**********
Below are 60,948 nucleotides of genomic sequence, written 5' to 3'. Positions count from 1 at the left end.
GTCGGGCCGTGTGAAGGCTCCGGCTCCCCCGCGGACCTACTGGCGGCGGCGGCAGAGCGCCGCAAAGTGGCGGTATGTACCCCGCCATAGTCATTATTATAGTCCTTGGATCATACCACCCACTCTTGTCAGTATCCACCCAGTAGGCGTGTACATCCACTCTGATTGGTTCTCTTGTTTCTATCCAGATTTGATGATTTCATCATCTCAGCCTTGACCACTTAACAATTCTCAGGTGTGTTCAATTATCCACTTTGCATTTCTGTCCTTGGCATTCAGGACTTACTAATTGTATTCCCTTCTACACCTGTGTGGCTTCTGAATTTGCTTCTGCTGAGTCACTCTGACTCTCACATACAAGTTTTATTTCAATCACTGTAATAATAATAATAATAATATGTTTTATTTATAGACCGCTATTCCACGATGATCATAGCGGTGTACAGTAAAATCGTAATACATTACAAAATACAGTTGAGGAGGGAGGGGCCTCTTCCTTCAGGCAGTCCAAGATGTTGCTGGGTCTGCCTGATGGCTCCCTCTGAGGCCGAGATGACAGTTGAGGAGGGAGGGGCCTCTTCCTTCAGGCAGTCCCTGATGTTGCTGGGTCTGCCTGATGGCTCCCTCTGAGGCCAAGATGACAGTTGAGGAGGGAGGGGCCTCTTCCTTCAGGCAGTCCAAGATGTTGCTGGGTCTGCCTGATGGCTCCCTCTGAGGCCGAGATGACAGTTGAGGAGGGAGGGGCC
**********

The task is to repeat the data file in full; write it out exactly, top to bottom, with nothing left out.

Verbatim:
Below are 60,948 nucleotides of genomic sequence, written 5' to 3'. Positions count from 1 at the left end.
GTCGGGCCGTGTGAAGGCTCCGGCTCCCCCGCGGACCTACTGGCGGCGGCGGCAGAGCGCCGCAAAGTGGCGGTATGTACCCCGCCATAGTCATTATTATAGTCCTTGGATCATACCACCCACTCTTGTCAGTATCCACCCAGTAGGCGTGTACATCCACTCTGATTGGTTCTCTTGTTTCTATCCAGATTTGATGATTTCATCATCTCAGCCTTGACCACTTAACAATTCTCAGGTGTGTTCAATTATCCACTTTGCATTTCTGTCCTTGGCATTCAGGACTTACTAATTGTATTCCCTTCTACACCTGTGTGGCTTCTGAATTTGCTTCTGCTGAGTCACTCTGACTCTCACATACAAGTTTTATTTCAATCACTGTAATAATAATAATAATAATATGTTTTATTTATAGACCGCTATTCCACGATGATCATAGCGGTGTACAGTAAAATCGTAATACATTACAAAATACAGTTGAGGAGGGAGGGGCCTCTTCCTTCAGGCAGTCCAAGATGTTGCTGGGTCTGCCTGATGGCTCCCTCTGAGGCCGAGATGACAGTTGAGGAGGGAGGGGCCTCTTCCTTCAGGCAGTCCCTGATGTTGCTGGGTCTGCCTGATGGCTCCCTCTGAGGCCAAGATGACAGTTGAGGAGGGAGGGGCCTCTTCCTTCAGGCAGTCCAAGATGTTGCTGGGTCTGCCTGATGGCTCCCTCTGAGGCCGAGATGACAGTTGAGGAGGGAGGGGCC